In this first novel by Mina Seçkin, a college student from Brooklyn named Sibel recounts a summer in Istanbul, where she intends to prepare for her MCAT exam while touching base with relatives, particularly her ailing grandmother who suffers from Parkinson’s disease. Her American boyfriend Cooper has also come to Turkey, as he is eager to help the family and, he unabashedly assumes, the country.
Sibel wants to care for her grandmother, but she is plagued by health problems of her own — mysterious headaches. She struggles to bring herself to visit the grave of her recently deceased father, who was part of the Turkish diaspora that emigrated to the United States. Her relationship with Cooper experiences youthful convolutions. And her grandmother, a formidable figure, has her own ideas about who is in charge.
The title, The Four Humors, refers to humoral theory, which in various iterations influenced medicine from antiquity until the 19th century. Blood, bile, choler, and phlegm were believed to be the constitutive elements of physical and mental well-being; an imbalance was considered the source of problems. At turns playful and serious, Sibel applies the humors in 21st century contexts to diagnose herself and others:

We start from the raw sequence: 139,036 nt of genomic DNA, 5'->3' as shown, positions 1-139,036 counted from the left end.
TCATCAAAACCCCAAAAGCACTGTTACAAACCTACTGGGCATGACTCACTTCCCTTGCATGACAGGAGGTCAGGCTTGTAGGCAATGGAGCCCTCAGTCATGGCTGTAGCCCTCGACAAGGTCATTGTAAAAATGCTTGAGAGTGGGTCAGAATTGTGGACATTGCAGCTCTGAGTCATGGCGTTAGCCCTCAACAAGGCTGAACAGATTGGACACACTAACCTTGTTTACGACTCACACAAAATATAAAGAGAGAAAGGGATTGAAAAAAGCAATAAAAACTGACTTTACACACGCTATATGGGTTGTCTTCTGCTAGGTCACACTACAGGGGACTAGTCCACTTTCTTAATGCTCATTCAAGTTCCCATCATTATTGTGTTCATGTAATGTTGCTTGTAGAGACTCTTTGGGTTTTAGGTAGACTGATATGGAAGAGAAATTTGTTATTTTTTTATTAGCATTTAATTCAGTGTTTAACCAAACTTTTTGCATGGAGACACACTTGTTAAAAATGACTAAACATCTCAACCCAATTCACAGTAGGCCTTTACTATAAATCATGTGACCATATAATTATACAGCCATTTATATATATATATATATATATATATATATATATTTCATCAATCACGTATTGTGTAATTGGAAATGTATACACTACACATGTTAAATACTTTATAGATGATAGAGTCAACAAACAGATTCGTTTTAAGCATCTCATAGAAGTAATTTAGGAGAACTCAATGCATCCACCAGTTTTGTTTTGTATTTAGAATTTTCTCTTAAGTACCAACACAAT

I used to have a lot to say. I used to be choler: energetic and ambitious. People used to tell me to be quiet, and I would react violently. Now I am listless and tired. I’m phlegm, passive but sensitive, and sentimental. Maybe I am growing up.
One of the narrative challenges for Seçkin in this novel is how to dramatize her listlessness. Sibel acknowledges that at her age, her mother was organizing demonstrations in Istanbul before the 1980 coup. Sibel, in contrast, spends much of her time watching television. “Really,” she admits, “I don’t do anything, but I like knowing that I can do anything.” Later she observes, “I am, after all, a lazy person.” Sibel is self-aware but a little of this phlegmatic description goes a long way. Sometimes she sneaks cigarettes. She and her boyfriend Cooper have their first fight.
Fortunately, a larger story eventually emerges, animated mainly by her grandmother, who shares her past with Sibel. She recounts political turmoil, childbirth, earthquake, kidnapping, attempted suicide, and depression. This is the backdrop of their family history.